Dr Tracey Hill (Bath Spa University) will be presenting a CTTR Public Lecture, ‘Strangers and aliens: immigrants in early modern London’, on Thursday 5 May 2016 in MK045 at 6:00 p.m. (City Campus, University of Wolverhampton). The event is free and open to the public.
London was a fast-expanding metropolis in the early modern period, largely fuelled by migration, domestic as well as from overseas. Certain areas of the City were home to well-established ‘stranger’ communities, and these locales were sometimes the focus of xenophobic hostility. In most instances, however, strangers made an active contribution to the economic and cultural life of the City. Strangers, or ‘aliens’, in the terminology of the time, were therefore a reality on the streets as well as being figures available for cultural representation. My talk will explore the cultural significance of strangers in the seventeenth-century London, focusing on civic pageantry. These civic triumphs presented strangers in complex ways: as industrious, quasi-naturalised citizens, as grateful refugees, and as foreign exotics. Such representations were sensitive to state policy, and my talk will also address the portrayal of Protestant migrants from the Low Countries compared to that of Catholic nations such as Spain.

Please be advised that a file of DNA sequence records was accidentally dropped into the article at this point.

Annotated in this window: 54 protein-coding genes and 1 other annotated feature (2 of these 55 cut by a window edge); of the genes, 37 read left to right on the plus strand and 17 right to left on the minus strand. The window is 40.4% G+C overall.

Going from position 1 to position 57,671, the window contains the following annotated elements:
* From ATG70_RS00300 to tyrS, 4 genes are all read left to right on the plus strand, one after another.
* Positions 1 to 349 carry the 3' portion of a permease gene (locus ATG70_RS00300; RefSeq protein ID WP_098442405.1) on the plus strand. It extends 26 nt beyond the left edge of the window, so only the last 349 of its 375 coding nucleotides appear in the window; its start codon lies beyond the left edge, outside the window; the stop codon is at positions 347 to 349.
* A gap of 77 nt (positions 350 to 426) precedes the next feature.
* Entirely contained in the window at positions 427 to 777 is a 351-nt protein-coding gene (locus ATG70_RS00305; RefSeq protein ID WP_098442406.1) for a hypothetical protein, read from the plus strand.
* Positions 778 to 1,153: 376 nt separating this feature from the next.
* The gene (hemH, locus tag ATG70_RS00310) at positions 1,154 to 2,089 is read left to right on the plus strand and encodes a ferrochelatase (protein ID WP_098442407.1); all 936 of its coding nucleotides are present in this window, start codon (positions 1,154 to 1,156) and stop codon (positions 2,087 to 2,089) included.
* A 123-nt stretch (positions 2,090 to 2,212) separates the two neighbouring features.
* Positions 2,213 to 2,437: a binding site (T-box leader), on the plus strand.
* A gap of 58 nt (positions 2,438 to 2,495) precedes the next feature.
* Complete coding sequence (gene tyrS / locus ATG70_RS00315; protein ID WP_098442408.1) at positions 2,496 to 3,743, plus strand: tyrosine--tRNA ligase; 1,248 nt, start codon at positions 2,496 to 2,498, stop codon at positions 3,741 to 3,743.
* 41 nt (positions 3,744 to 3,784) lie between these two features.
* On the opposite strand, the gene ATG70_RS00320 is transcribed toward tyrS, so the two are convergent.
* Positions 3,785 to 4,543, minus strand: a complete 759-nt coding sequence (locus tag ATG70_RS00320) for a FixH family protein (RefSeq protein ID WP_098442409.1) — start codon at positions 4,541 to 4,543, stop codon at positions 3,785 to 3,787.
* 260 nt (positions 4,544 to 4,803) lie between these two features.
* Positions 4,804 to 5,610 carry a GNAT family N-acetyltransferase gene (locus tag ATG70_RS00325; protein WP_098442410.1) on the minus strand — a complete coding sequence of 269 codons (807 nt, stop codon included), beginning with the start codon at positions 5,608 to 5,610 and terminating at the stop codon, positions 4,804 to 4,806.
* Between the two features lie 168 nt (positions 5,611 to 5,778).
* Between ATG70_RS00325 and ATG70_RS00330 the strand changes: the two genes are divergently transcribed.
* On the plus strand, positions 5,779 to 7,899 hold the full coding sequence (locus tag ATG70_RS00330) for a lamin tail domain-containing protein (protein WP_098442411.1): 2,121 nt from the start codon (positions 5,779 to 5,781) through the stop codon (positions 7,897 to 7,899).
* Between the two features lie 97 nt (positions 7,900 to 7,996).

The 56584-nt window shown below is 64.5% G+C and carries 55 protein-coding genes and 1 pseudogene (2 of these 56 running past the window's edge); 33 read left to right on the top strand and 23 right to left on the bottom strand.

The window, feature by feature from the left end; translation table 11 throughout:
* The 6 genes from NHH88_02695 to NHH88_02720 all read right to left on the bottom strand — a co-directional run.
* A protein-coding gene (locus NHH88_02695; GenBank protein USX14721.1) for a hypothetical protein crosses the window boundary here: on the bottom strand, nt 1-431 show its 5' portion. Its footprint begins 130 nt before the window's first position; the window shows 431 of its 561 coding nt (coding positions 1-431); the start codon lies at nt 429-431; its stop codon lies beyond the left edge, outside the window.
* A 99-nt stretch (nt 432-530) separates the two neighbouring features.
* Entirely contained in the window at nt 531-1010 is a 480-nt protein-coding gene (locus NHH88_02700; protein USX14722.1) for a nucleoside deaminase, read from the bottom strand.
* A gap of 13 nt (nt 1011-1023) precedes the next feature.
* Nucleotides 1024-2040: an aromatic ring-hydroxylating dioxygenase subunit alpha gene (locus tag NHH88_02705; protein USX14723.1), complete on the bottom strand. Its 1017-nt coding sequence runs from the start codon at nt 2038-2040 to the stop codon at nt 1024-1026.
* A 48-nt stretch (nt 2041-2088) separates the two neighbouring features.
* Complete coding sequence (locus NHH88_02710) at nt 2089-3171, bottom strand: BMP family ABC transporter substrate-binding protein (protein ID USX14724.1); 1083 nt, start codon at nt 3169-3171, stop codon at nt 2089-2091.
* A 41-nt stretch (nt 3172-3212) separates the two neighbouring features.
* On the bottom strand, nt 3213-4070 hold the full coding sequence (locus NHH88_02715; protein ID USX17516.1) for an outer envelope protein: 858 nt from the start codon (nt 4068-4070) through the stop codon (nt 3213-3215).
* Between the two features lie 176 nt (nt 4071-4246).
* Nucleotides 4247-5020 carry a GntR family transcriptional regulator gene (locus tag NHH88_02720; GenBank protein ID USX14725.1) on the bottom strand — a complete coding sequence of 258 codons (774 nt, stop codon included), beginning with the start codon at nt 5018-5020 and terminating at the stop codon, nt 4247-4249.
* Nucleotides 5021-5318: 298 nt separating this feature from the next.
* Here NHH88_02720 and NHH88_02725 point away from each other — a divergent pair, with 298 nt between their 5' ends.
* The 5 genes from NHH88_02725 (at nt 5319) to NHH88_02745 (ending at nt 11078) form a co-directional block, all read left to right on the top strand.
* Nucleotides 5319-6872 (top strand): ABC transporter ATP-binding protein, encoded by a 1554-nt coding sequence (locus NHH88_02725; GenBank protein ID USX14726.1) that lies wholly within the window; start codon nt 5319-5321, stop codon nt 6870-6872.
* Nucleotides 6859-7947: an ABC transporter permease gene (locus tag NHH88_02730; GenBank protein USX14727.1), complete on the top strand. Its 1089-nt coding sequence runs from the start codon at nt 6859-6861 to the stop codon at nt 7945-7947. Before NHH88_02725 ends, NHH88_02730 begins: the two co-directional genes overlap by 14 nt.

About the Speaker:
Dr Tracey Hill is Associate Professor of Early Modern Literature & Culture at Bath Spa University. She specialises in the cultural history of early modern London, especially civic pageantry. Her publications include two books – Pageantry and Power: a cultural history of the early modern Lord Mayor’s Show, 1585-1639 (Manchester University Press 2010) and Anthony Munday and Civic Culture (Manchester University Press 2004) – and a number of articles in journals and edited collections. She is currently working on a book-length study of modes of spectatorship in Jacobean London.